I always suspected it was a matter of time before anti-vaccination hysteria took off with the right. It has all the markers of a right wing hysteria---the anti-intellectualism, the anti-modernity, the whiff of a death-cultish desire not to fight suffering in the world---that make it just too juicy a fruit for right-wing nuts not to pick.  And I knew when they did it would spell disaster.  Manias for bad science and health practices take off in the left, but they usually die.  But when right-wingers get hold of conspiracy theories, those theories live on forever in whisper campaigns and in forwarded emails.  Dentists are still plagued, for instance, with right-wing nuts paranoid about fluoride in the drinking water, even though it’s been decades since their claims that the water is contaminated with mind-control agents or sterilants have been disproved.

So it was with a heavy heart that I noted that anti-choicers like Jill Stanek have started to claim that vaccines cause autism because...they’re "made from aborted fetuses."  I made fun of these claims here, and Jill Stanek then went on a warpath through various online publications and Twitter, trying to claim that I was so wrong when it came to my skepticism that autism was caused by injecting children with ground-up aborted fetuses.  (She also stood by her claims that doctors eat fetuses.)  Usually, this kind of paranoia is beneath my attention, but anti-vaccination nuttiness has been tied to a resurgence of diseases like the measles here and in the UK, so just ignoring this and hoping it’ll go away isn’t cutting it.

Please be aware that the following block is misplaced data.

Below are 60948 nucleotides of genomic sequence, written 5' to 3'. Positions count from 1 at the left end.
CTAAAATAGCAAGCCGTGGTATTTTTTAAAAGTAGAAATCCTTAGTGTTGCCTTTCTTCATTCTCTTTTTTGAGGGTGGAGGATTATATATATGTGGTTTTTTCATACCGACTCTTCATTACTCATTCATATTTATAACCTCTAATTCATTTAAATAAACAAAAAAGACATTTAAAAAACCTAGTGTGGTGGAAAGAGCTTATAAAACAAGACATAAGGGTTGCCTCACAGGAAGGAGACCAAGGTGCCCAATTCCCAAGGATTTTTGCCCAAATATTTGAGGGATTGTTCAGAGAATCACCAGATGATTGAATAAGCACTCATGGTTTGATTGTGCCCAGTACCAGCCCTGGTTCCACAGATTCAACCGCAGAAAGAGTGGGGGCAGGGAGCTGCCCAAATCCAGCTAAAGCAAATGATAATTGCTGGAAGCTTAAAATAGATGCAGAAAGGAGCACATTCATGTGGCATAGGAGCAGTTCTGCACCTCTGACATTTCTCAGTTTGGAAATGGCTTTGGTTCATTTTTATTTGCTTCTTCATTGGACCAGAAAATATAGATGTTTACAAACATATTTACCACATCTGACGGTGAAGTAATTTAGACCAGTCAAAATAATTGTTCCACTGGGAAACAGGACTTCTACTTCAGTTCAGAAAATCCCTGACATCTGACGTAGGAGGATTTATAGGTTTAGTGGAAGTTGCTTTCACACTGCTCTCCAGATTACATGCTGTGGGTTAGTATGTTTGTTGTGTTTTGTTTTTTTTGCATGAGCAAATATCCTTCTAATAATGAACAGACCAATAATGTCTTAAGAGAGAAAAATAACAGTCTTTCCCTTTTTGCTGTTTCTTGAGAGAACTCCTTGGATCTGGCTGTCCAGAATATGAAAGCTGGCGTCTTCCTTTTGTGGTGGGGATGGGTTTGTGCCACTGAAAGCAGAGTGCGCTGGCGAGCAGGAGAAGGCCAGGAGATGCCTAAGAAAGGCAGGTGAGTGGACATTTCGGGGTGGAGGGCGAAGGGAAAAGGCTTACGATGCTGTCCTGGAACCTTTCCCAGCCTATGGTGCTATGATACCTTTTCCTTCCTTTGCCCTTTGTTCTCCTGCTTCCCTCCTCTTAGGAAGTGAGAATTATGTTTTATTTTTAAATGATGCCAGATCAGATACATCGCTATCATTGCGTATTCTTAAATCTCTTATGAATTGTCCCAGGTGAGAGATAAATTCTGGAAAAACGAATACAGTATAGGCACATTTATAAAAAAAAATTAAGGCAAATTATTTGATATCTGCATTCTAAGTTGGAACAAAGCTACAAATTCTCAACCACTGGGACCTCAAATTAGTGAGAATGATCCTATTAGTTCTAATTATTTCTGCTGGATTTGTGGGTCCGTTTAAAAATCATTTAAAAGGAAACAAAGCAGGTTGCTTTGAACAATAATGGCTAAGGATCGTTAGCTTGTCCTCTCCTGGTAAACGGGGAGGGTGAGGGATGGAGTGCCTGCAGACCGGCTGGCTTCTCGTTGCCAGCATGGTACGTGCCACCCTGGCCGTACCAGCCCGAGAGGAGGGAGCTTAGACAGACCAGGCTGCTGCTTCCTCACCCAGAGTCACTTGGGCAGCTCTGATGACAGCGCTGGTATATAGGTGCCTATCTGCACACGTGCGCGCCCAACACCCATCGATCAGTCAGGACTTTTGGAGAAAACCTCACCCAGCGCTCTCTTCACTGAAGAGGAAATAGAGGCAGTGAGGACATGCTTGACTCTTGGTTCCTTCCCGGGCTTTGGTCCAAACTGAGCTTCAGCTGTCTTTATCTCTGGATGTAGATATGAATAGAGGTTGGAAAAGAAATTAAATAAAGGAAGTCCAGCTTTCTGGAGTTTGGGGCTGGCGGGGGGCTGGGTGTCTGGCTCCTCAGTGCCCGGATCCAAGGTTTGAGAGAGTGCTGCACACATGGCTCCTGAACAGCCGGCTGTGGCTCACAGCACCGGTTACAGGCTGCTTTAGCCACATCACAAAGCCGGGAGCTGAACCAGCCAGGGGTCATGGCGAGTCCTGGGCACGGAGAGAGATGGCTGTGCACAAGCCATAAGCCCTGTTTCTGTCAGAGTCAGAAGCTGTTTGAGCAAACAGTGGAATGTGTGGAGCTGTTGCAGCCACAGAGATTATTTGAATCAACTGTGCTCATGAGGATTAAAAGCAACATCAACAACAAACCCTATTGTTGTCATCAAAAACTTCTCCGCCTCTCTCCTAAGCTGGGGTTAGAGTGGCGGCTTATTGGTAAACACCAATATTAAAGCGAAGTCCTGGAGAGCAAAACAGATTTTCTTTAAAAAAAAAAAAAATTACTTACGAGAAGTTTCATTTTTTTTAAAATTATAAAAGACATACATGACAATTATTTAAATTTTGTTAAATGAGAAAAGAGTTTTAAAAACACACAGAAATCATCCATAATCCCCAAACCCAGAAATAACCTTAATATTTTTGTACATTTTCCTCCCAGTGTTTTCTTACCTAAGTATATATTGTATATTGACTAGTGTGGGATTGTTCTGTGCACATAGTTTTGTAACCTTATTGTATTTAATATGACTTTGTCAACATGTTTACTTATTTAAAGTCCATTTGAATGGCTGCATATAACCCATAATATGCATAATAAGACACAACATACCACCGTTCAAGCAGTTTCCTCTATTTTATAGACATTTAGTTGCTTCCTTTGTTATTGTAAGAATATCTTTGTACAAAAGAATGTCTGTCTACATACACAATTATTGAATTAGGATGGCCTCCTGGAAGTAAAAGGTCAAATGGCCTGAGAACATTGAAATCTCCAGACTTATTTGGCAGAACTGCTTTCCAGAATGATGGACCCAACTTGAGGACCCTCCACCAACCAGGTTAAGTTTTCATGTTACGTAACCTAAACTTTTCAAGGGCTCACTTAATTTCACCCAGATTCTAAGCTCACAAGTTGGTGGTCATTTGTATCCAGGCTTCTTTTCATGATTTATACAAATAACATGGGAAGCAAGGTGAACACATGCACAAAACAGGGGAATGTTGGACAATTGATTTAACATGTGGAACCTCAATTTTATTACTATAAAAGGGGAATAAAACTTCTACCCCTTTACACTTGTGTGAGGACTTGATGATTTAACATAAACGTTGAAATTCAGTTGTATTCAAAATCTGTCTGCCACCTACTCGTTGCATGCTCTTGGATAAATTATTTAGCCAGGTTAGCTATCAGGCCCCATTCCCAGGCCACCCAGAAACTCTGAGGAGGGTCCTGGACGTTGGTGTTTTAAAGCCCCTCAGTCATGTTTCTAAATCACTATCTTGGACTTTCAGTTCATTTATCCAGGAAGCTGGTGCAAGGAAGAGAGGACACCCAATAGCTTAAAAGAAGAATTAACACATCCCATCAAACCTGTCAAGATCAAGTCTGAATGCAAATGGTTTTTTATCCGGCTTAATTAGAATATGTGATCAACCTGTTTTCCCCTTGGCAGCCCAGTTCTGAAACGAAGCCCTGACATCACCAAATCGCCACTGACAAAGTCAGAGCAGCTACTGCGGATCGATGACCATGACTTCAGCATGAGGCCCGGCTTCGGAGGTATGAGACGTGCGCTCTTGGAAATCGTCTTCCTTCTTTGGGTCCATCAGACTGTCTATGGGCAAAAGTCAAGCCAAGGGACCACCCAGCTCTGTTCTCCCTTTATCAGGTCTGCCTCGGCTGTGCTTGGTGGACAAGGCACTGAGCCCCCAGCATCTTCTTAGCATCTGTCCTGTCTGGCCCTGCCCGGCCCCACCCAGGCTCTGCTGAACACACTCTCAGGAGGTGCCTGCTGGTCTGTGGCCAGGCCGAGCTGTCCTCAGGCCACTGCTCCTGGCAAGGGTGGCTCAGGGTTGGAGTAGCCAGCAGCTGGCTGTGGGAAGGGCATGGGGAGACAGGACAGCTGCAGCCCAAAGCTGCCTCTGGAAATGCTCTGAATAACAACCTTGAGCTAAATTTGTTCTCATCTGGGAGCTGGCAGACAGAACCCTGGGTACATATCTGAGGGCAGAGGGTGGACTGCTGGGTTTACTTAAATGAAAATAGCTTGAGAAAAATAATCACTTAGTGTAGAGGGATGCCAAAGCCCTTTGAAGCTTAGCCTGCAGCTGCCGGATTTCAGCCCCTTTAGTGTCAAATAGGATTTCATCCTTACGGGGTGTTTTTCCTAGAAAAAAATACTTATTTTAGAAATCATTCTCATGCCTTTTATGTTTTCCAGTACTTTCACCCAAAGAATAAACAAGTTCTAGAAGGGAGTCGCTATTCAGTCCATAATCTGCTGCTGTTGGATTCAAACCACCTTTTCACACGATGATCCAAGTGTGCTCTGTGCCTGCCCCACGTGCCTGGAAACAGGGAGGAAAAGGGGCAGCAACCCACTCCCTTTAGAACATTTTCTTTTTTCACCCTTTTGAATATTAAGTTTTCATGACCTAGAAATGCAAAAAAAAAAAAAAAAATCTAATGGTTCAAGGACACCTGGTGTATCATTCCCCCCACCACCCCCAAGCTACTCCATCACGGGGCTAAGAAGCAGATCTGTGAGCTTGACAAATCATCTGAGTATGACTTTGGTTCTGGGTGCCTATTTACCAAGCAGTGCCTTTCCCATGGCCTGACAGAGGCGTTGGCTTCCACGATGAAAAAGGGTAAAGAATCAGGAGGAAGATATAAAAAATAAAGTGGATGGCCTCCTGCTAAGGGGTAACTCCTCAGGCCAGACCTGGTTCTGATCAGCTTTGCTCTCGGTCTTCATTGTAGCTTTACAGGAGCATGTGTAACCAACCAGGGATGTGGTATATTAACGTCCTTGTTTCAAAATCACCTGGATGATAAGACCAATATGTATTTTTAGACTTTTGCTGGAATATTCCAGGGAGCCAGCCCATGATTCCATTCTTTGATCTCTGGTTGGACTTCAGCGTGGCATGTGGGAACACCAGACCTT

There are two separate claims being made by anti-choice conspiracy theorists, and I’ll take them one at a time.

1) Claim #1: That vaccines are made with aborted fetuses.  Once called out on this, Stanek tried to establish plausible deniability by using the term “fetal vaccine lines.”  But in her WND column, she openly says vaccines contain “aborted fetal cells."  The image Stanek clearly wants to project into her audience’s mind is that of abortion providers carefully storing aborted fetuses and selling them to evil pharmaceutical companies, who put them in vaccines to inject in your children.

What’s the truth of the matter?  Stanek links a Salon article for “proof” that vaccines are made with aborted fetuses, and obviously she hopes her readers won’t click through to read it.  (They won’t.)  That’s because the article she links says no such thing.  The writer is respected science journalist Chris Mooney, and he says the claim that vaccines are made from ground-up fetuses comes from the fact that some vaccines are made using the MRC-5 line as a substrate. 

What makes MRC-5 so controversial? According to a 1970 article in the British journal Nature, the cell line was originally derived in 1966 from the lung tissues of a male fetus "removed for psychiatric reasons from a 27-year-old woman." In other words, MRC-5 was created from an abortion.